9 Things Every New Digital DJ Needs To Do Today

Phil Morse | Founder & Tutor
Read time: 4 mins
Last updated 4 April, 2018


So were you lucky enough to get a DJ controller or digital DJ set-up for Christmas? If it is your first digital DJ gear, and you’re a beginner digital DJ, then congratulations! These are really exciting times for you. But there are also pitfalls that you need to be aware of to save you wasting time and getting frustrated as you take your first steps in DJing.

So to make sure your digital DJing hobby or career gets off on the right foot, today we’re publishing a list of nine things we strongly recommend you should get started on right away. If you sort this stuff out now, you’ll learn more quickly and have lots more fun. Welcome to Digital DJ Tips, let’s get going…

  1. Explore the resources on this site – We’ve got more quality beginner-focused DJ training articles here than anywhere else online, which admittedly can make the place a bit overwhelming! You can start by reading the three articles linked to at the end of this post, but better, you should become a member. It’s free, and – just like we’ve done for 55,000 other DJs – we’ll guide you week-by-week by email through the best of our content, in an ordered and logical fashion. You can sign up here – do it now
  2. Set your DJ area up correctly – Have your controller about the height of a kitchen work surface if you’re going to stand, or a desk if you’re going to sit. An ironing board makes a great makeshift DJ stand! Or, use the box your controller came in to get it to the right height. Your back will thank you. And whatever speakers you’re using, make sure they’re near to your controller and pointing at you. Good audio makes learning to mix so much easier
  3. Make sure you’ve got the latest drivers, firmware and software – The stuff on the CD in your DJ controller’s box may be months old. Visit the support website for your controller and check to see if there are more up to date versions of audio drivers, controller firmware and DJ software. This will help to ensure your system runs smoothly
  4. Ready the set-up instructions carefully and do everything they say – Even the easiest-to-use DJ controllers need a modicum of setting up, and if you miss out stages, your controller won’t work properly. Pay particular attention to the “audio routing” or “audio set-up” sections – one of the biggest beginner errors is failing to take this step, which is essential if your headphones are going to work properly (ie carry a different track to the one playing on your speakers, when needed)
  5. Optimise your laptop for digital DJing – Most laptops will work just fine with most DJ software and hardware, if you follow a few simple rules. Make sure you’ve got 20% hard disk space free, turn off WiFi, Bluetooth and all unnecessary programs and apps, use outlet electricity, and turn off screensavers and notifications.
  6. Start with an empty folder or playlist for your DJ music, and add to it with care – Don’t just use all your music as your “DJ collection”. Choose the songs you want to DJ with carefully, and however you organise your tunes (folders, iTunes, directly in your DJ software…), keep those tunes separate. This allows you to get to know the music you want to DJ with properly (an essential for mixing), and also to ensure the quality of it (stick to 256 or 320 AAC/MP3 files as a minimum, and avoid illegal rips and downloads if you care at all about sound quality, or indeed the wider DJ culture you’re now a part of)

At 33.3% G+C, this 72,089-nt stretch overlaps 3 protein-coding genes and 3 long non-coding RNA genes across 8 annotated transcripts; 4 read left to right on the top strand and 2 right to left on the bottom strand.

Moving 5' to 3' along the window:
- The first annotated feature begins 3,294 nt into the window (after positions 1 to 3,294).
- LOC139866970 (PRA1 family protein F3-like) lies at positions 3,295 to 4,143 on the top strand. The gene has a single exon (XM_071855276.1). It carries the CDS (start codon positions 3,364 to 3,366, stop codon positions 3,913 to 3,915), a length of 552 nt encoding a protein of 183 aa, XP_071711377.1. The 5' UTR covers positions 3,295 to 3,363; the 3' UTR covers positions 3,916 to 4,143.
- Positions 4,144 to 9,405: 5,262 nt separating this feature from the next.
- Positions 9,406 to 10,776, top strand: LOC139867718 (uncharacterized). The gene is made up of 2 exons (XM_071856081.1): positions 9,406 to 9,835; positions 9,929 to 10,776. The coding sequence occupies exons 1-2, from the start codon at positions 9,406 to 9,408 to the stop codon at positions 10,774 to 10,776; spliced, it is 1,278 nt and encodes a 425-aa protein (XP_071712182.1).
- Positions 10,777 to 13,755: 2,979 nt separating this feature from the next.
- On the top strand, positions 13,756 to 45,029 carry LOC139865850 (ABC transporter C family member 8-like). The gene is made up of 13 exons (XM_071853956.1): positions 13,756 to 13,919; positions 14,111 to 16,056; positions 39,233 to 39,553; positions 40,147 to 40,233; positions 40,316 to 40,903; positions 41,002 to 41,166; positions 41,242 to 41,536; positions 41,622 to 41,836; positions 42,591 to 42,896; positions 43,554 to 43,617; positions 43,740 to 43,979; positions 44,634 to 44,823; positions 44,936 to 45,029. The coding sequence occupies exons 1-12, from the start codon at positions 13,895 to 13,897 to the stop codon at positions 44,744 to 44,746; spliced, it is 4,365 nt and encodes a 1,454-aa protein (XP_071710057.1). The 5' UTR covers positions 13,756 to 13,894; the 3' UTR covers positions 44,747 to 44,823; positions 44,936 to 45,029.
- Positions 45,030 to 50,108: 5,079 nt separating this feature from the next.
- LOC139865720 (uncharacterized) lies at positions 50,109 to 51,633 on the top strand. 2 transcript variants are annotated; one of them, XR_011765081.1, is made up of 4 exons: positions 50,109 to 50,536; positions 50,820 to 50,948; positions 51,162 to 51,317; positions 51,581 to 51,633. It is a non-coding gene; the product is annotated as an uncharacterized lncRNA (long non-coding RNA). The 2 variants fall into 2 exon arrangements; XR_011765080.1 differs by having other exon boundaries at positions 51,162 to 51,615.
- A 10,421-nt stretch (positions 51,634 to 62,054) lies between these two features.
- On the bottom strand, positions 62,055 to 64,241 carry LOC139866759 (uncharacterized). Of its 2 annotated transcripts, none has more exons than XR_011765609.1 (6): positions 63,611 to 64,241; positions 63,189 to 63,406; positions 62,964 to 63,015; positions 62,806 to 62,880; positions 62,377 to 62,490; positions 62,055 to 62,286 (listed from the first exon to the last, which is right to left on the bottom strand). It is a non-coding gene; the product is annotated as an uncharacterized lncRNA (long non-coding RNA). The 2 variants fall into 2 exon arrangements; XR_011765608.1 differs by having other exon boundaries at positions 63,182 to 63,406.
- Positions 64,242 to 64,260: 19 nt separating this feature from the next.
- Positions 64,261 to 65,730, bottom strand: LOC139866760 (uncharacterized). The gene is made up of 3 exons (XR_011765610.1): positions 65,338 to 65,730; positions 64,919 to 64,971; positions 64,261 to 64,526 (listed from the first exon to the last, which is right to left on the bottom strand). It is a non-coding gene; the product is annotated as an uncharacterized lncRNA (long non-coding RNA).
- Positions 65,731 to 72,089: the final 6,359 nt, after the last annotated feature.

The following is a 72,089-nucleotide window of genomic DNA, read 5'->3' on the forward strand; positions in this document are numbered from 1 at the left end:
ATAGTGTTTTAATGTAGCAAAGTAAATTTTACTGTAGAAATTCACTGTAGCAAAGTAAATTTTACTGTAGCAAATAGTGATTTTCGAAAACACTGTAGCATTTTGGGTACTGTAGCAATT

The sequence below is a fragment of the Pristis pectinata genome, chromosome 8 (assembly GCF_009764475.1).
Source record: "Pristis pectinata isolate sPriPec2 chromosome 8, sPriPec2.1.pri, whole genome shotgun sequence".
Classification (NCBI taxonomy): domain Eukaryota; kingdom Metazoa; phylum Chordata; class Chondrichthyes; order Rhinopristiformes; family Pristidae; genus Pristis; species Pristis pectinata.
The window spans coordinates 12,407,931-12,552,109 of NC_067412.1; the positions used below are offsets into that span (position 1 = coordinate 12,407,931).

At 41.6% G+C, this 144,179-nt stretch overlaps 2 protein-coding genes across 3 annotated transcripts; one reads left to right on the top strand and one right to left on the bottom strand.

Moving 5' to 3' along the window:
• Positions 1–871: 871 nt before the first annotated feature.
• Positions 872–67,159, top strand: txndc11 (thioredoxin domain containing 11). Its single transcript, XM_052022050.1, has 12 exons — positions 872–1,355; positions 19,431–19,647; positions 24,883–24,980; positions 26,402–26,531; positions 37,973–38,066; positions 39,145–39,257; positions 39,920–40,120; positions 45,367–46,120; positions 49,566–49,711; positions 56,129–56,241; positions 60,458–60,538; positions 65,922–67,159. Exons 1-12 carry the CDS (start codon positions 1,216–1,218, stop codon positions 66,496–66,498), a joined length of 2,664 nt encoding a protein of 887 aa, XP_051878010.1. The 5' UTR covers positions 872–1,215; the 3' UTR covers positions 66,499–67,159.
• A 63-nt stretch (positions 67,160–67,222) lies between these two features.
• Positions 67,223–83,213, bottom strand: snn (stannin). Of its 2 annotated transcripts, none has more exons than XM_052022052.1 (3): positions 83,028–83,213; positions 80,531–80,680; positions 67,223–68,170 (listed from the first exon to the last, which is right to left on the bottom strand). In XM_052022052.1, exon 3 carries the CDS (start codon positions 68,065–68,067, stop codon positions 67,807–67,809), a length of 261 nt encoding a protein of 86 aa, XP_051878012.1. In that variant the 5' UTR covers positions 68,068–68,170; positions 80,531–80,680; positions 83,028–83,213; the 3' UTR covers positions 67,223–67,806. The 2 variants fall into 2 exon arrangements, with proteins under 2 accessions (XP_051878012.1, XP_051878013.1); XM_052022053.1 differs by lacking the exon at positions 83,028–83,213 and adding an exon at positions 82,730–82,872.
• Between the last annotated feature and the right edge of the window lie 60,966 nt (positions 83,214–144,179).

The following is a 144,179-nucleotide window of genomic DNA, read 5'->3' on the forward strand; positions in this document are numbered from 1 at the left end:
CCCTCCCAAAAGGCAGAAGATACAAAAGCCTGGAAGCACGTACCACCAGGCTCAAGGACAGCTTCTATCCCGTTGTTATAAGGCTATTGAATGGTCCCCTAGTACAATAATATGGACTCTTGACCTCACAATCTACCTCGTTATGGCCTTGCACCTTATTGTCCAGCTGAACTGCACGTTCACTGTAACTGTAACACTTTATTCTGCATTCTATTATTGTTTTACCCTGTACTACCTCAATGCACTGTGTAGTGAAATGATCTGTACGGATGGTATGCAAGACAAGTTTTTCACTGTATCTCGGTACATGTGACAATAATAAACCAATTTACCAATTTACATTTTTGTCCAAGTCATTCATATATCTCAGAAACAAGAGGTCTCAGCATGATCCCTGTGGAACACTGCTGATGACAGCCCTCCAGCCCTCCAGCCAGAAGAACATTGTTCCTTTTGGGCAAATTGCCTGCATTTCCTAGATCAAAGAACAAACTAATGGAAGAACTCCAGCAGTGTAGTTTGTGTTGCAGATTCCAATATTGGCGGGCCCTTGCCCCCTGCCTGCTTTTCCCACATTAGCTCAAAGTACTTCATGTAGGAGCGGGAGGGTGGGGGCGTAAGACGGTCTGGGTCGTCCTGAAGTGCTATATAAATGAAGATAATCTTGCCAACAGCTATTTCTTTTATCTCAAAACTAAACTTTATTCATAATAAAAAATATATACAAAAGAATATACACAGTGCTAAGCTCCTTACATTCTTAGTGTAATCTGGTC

7. Commit to practising little and often – Like playing the guitar, or getting good at a sport, or cooking, new DJs make progress quickest when they practise regularly for short periods, rather than every now and then for a long time. So commit to as many practice sessions a week as feels right to you, and stick to it – you’ll see results quickest that way
  8. Learn how to record everything you do – Listening to recordings of your practising, however messy or unorganised/unplanned it is, is the single best way to get better. It puts you in the shoes of an “audience”. So learn how to record your sets, and play those recordings in your car, on the bus, at work, at the gym… you get the idea
  9. Get some kind of coaching – Learning from someone else is so much more fun and easier than trying to do it on your own, and it can turn years into weeks as far as the amount of progress you can expect to make is concerned. If you don’t know any pro DJs who can train you, our hugely popular How To Digital DJ Fast video coaching course is a structured DJ program for absolute beginners designed to get you ready to play a real DJ gig in just four weeks. If you’re serious about making that step quickly, you should definitely take a look at it


Your new hobby can change your life, just as it’s changed mine and those of thousands of our readers. It can turn into a life-long love of music and of performing that music. You should be very excited about it! And as long as you stay humble, keep learning, respect the roots of what you’re doing, and always enjoy yourself (and if you don’t, work out why and put it right), you have just as much chance as anyone else of getting to where you want to be with it. We wish you a lot of luck, and are always ready to help in our forums, on Facebook / Google+ / Twitter, or via our support desk.

And as I said right at the beginning, don’t forget to join Digital DJ Tips – we look after our members well, as any of the 55,000 we already have would I’m sure tell you. Welcome!

Are you just starting out as a digital DJ? Are you an old-timer with some advice to add to our nine points to help beginners on their way? Either way, please share your thoughts in the comments.

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